Spirits soar as vets fly with WWII warbirds

On Friday, Chrisanthon, 86, of Ocean City flew in a B-24, the type of Army Air Force airplane he was trained in as a bombadier during World War II.

“This was on his bucket list,” said Chrisanthon’s daughter-in-law, Monica, 55, after he stepped off the bomber when it landed at Monmouth Executive Airport, here.

“You don’t know how much this means to him,” said Chrisanthon’s wife, Nikki, 86. “My husband is going to be talking about this for the rest of his life.”

The Collings Foundation, a Massachusetts-based, non-profit organization, provided the free flight as it moved its 22nd annual Wings of Freedom Tour from Cape May County Airport to Monmouth Executive.

This living-history, World War II aviation exhibit continues at Monmouth Executive through Monday with three restored planes on display and flights – the B-24 Liberator; the B-17 Flying Fortress, also a bomber; and P-51C Mustang, an escort fighter to the bombers known as their “little friend.”

A small group awaited the airplanes’ arrival, before the show formally kicked off Friday at 2 p.m.

“I decided to come and see the plane, I’m interested in the big one, the Fortress,” said Eric Olsen, 69, an Army veteran who lives in Toms River.

Olsen has been to other air shows – “I like to see the old planes, see what it’s about,” he said.

Tom Caruso and his wife, Lisa, also were there early – Tom, 52, is a history buff; Lisa, 56, whose late father, Steve Roffis, was a World War II flight engineer on a B-29 bomber.

“I have all his awards, medals, scrapbooks,” said Tom Caruso of Manalapan, speaking of the father-in-law who died before he met his wife.

“It’s interesting to me, but he is more the history buff,” Lisa Caruso said.

“I specifically like aviation,” Tom Caruso said.

At about 1:35 p.m., the Mustang suddenly appeared out of the south, turned in flight and landed.

“Isn’t that a pretty thing?” said Marilyn Ehrle, 71, of Manchester. “It gave me goose bumps, to think these men went through so much for us.”

Following the Mustang in was the Liberator and, finally, the Fortress, all on the ground for the 2 p.m. start of the show.

“It brings back a lot of memories, my God,” said George Lilieholm, 88, a Lumberton resident who served as a flight engineer on both a B-17 and B-24.

The Wings of Freedom Tour, according to the Collings Foundation, has two goals, to honor World War II veterans and educate visitors, especially younger people, about American history and heritage.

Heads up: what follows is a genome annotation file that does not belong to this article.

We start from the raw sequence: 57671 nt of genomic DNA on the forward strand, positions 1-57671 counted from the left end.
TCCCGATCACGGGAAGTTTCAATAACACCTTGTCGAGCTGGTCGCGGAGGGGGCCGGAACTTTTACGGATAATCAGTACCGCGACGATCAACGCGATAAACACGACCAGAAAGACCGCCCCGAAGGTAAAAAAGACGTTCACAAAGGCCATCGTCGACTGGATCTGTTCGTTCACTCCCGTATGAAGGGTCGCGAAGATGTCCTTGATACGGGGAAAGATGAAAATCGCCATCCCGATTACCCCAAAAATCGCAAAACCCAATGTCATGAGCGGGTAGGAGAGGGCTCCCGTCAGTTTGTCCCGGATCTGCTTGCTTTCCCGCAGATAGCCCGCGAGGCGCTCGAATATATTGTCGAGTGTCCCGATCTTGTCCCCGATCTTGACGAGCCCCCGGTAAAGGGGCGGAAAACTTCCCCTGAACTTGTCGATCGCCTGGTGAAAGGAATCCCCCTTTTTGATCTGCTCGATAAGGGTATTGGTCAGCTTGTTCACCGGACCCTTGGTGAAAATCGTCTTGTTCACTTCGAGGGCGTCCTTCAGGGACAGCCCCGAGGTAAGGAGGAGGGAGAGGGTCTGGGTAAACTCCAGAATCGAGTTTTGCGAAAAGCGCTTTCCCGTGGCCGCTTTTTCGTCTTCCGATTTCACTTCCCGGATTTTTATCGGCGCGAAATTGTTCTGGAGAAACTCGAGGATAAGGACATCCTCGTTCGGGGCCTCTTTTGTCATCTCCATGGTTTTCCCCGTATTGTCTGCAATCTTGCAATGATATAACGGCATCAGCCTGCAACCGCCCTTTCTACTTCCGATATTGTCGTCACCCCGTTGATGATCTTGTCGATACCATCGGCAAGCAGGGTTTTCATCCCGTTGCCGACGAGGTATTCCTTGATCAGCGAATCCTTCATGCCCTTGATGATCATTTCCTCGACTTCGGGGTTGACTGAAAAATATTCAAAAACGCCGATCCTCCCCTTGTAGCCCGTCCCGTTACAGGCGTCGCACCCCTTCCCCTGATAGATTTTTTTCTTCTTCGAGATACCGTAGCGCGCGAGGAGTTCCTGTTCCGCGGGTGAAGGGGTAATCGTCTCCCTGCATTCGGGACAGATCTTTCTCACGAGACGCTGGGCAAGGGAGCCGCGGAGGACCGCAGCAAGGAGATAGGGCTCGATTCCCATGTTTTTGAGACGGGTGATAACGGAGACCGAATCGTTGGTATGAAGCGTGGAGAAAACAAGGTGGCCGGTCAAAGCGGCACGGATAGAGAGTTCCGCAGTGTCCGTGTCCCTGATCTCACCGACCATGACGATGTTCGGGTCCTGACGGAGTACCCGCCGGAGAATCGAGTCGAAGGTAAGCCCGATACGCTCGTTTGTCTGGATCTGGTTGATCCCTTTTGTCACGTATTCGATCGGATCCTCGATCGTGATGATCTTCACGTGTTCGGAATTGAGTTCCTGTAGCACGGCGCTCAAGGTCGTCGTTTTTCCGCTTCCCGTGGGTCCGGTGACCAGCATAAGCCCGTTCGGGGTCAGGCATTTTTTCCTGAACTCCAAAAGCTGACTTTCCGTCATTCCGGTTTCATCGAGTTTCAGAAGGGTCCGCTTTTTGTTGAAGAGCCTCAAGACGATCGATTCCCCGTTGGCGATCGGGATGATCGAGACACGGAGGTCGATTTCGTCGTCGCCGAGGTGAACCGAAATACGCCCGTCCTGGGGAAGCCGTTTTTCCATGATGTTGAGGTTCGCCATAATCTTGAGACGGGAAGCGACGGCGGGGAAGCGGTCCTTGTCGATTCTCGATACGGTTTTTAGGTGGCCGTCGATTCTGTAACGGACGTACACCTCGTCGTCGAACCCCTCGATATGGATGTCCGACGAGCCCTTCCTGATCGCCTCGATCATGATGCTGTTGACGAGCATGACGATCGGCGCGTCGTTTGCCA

“The Collings Foundation people are wonderful,” said Monica Chrisanthon, who lives in Media, Pa., noting how it arranges free rides for World War II vets. “There’s so few of them left.”

In the past, Chrisanthon would not let his family treat him to a paid ride on the B-24, this one the last in the world that is fully restored and still flying. At Wings of Freedom, 30-minute rides on the bombers are $425, while P51-C flights are $2,200 for 30 minutes and $3,200 for an hour with time at the controls.

“He wouldn’t let us treat him to a ride,” Monica Chrisanthon said. “He thought it was too much (money).”

As a bombadier, Chrisanthon would have sat in the “right up in the nose,” he said.

“Today, I sat in the flight deck area, right behind the pilots,” he said.

Nick Chrisanthon, who carried his World War II dog tags with him, said, with a big smile, the approximately 45-minute flight was “great.”

Herb Sorkin, 86, who lives in Long Branch and Clifton, flew bombing missions on a B-24 in the European theater during World War II. He was hoping to get a ride compliments of the Collings Foundation later Friday or on Tuesday as Wings of Freedom moves to Bridgeport, Conn.

“A beautiful day,” Sorkin said. “Guys like me, this age, to be able to get around, to see the plane again.”

Sorkin added he enjoyed connecting with other World War II veterans.

“I’m a little overwhelmed,” Tom Caruso said. “They’ve been restored immaculately.”

“You really get a sense of what they went through when you walk inside (the bombers),” Lisa Caruso said.

And Chrisanthon still has that bucket list.

“The next is Greece,” said Monica Chrisanthon, explaining her in-laws would like to travel to Greece, where their parents were from, one more time.

 

-dailyrecord.com

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